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Author Topic: An era passes before our eyes...  (Read 603 times)
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Desmond
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« on: October 13, 2004, 04:24:21 PM »

The retirement plans of Terry Labonte is just the latest sign of the end of NASCAR as we have known it for years.

The title sponsor has changed.  So have the cars they drive, the fuel in those cars, the points system they use to determine the champion, the TV networks showing the races, and so much more.  And, of course, Dale Earnhardt is dead.

Now the youth movement is well underway.

Goodbye, Bill Elliott, Rusty Wallace, T. Labonte, and Mark Martin.  Hello, Brian Vickers, Kyle Busch, Carl Edwards, and who knows who else.  

Even grassroots racing isn't the same.  The Nextel Cup development programs have infiltrated ARCA, ASA and may even come to a short track near you.  The search for racing talent is as cutthroat as it has become in any walk of life.

Busting your butt for years hoping to get noticed is no longer the answer for aspiring racers.  If you didn't start before, say, 10 years old, it's too late.

We all agree that the era is new.  But is it any better than before?
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Cheryl
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« Reply #1 on: October 13, 2004, 04:41:39 PM »

I guess I take a little exception to the examples you mentioned (Vickers, Busch, and Edwards).  To me, at least they have worked their way up through stock car (or truck) ranks.  More so, than the Kasey Kahnes, JJ Yeleys, or that guy who wears his hat sideways (Tyler Walker, I think)...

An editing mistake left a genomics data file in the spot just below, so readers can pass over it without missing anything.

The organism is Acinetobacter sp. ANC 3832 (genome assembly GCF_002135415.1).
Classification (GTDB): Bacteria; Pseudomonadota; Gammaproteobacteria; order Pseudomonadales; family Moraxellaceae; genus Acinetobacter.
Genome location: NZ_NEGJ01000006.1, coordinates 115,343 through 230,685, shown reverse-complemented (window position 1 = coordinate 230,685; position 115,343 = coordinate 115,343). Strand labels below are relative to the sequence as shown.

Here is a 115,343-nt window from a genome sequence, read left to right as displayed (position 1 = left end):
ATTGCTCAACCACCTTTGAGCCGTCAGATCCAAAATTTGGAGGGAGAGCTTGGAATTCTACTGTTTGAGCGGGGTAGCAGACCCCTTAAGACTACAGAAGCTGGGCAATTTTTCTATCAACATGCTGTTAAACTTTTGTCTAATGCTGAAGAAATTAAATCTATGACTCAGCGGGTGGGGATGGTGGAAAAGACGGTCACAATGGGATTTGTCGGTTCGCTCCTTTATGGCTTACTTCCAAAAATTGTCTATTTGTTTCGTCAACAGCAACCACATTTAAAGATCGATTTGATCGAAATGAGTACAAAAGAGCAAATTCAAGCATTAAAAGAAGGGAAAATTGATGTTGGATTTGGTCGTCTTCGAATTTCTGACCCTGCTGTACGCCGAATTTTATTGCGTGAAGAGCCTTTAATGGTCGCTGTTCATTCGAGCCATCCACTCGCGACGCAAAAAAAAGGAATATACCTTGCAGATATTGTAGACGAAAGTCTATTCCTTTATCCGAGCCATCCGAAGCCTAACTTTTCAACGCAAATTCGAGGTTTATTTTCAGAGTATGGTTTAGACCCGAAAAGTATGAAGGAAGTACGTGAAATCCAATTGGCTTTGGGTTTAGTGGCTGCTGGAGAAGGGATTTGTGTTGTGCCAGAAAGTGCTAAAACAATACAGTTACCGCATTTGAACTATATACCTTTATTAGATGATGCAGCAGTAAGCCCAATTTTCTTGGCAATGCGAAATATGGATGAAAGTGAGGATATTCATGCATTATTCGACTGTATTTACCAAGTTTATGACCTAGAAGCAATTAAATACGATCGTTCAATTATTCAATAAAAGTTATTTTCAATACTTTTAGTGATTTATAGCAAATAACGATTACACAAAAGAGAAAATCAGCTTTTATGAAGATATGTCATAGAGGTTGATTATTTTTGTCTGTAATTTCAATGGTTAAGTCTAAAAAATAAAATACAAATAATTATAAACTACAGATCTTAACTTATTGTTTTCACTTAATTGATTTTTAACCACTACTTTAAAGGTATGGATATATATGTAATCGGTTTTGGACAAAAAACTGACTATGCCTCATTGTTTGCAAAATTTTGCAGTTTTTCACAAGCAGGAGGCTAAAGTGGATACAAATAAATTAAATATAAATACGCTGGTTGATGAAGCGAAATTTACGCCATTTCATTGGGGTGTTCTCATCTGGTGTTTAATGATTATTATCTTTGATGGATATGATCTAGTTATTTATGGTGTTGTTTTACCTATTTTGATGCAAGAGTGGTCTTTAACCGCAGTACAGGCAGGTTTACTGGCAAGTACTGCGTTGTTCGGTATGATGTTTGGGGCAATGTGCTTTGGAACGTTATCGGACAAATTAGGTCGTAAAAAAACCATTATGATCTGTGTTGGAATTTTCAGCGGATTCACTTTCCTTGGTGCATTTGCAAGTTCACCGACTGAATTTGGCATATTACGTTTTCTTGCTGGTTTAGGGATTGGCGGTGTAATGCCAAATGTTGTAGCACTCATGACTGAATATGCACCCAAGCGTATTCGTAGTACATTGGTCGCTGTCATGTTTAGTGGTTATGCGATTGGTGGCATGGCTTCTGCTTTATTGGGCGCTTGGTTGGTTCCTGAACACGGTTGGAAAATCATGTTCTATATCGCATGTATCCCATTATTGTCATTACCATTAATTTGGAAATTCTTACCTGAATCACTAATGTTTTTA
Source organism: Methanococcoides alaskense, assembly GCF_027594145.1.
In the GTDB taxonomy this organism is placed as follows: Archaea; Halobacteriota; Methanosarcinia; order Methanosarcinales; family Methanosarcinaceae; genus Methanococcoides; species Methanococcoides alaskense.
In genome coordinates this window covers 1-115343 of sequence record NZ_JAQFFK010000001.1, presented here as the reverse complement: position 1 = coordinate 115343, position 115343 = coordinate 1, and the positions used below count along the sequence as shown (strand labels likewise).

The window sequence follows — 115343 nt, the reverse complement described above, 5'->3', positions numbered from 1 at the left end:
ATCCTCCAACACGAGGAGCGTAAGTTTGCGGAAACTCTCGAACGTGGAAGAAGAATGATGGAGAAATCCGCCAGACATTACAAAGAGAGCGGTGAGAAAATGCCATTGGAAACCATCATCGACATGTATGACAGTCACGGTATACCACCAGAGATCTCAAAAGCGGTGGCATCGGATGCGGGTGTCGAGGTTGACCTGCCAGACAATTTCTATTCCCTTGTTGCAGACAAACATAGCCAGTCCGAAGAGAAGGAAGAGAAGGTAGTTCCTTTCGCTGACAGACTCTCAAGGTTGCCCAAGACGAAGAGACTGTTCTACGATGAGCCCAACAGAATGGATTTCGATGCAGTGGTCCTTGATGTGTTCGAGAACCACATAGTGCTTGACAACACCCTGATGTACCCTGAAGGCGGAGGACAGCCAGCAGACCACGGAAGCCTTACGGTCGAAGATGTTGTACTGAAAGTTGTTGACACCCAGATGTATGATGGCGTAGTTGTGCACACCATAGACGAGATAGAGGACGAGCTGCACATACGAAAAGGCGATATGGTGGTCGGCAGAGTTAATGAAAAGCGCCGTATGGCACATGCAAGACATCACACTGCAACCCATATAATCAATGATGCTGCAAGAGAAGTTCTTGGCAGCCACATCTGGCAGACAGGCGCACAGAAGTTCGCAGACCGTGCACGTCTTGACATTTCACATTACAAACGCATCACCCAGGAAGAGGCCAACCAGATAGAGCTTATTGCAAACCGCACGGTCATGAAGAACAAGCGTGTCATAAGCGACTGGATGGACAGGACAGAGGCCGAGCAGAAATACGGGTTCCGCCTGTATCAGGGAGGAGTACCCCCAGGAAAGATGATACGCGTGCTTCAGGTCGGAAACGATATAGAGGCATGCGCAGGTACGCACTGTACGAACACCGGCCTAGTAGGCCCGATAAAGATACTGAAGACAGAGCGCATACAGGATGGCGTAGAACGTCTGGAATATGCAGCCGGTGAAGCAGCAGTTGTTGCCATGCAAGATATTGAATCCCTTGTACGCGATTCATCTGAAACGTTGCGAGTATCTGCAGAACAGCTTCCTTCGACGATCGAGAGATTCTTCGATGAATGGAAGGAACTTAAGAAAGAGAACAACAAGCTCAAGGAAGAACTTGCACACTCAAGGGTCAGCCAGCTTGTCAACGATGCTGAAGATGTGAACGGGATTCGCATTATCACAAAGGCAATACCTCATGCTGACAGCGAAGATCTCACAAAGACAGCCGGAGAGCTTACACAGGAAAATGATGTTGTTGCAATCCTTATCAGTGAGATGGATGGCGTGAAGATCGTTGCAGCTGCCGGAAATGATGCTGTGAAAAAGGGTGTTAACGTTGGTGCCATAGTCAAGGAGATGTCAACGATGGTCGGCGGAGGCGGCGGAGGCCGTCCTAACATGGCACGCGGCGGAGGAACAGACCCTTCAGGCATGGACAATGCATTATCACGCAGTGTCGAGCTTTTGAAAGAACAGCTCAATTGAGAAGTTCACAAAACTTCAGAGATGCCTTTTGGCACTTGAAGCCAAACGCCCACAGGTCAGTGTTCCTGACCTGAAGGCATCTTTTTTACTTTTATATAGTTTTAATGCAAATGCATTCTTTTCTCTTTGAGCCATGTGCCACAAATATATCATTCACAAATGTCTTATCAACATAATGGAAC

Personally, I have no problem with "young guns" per se. IF they have a stock car background...I have always had a problem with guys just "cherrypicking" certain events to get a little taste of stock cars and when they, of course, win in superior equipment, someone decides they are the "new phenom" and put them in a Cup car.  

Vickers worked his way up through Hooters Cup, then did two years in Busch (one before he was ever noticed by Hendrick), and now is in Cup.  Kyle is finishing his second year in Busch.  I don't think he's quite ready for Cup yet, but obviously his car owner thinks otherwise.  Edwards probably would have done another year in trucks had not Burton left the 99 car.  But so far, he's done a good job and not been a hazard to others in Cup.  

But I do hate that someone has decided that people like Terry and Rusty are no longer suitable for the "new NASCAR."  

Cheryl "who guess she won't be a "suitable" fan much longer either...